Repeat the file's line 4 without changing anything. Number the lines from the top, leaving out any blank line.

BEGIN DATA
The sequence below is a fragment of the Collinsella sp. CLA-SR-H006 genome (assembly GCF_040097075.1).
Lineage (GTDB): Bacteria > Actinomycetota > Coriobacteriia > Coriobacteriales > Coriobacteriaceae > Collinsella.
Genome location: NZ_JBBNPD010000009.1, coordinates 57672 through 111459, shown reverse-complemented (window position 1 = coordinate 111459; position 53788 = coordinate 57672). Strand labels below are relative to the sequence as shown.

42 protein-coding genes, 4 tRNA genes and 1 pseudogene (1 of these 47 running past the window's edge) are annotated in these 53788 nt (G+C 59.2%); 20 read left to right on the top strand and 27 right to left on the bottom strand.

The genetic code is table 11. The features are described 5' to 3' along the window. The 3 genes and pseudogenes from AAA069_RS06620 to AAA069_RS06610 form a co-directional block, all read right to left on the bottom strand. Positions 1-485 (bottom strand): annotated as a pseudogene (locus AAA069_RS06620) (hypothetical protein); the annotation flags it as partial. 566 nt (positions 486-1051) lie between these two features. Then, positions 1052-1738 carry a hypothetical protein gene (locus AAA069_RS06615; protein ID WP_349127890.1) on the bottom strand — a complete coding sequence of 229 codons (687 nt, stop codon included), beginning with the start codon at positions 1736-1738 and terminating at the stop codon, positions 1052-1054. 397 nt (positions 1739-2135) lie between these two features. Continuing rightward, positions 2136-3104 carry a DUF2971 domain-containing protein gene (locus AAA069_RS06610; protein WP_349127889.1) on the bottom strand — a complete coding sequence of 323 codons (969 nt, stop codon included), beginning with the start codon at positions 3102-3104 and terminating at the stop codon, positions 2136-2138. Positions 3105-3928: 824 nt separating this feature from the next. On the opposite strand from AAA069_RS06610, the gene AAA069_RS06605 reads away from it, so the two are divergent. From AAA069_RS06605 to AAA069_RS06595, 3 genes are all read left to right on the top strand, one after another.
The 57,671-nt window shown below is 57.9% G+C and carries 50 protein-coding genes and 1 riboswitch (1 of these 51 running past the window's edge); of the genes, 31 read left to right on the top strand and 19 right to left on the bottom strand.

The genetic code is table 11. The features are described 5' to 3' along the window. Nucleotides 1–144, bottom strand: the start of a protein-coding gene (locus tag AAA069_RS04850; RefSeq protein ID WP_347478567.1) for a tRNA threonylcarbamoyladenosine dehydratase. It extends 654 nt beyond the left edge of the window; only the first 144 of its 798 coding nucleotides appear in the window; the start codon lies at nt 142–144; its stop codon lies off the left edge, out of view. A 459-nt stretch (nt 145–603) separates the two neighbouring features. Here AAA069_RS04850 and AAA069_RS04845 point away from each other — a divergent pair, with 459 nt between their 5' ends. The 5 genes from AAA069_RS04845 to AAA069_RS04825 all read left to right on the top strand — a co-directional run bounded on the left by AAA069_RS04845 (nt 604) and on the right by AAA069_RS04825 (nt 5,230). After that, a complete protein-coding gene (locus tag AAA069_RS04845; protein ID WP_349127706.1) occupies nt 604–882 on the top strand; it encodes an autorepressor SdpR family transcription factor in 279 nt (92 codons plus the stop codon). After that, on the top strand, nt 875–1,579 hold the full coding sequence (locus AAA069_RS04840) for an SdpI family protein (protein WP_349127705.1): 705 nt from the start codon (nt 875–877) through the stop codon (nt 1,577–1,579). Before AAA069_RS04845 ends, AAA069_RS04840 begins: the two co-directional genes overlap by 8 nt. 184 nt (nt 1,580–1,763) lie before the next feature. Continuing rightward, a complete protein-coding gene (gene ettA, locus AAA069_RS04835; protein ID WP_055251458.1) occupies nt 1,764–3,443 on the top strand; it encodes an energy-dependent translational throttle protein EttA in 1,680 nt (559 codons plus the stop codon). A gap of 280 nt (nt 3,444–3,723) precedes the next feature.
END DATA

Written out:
42 protein-coding genes, 4 tRNA genes and 1 pseudogene (1 of these 47 running past the window's edge) are annotated in these 53788 nt (G+C 59.2%); 20 read left to right on the top strand and 27 right to left on the bottom strand.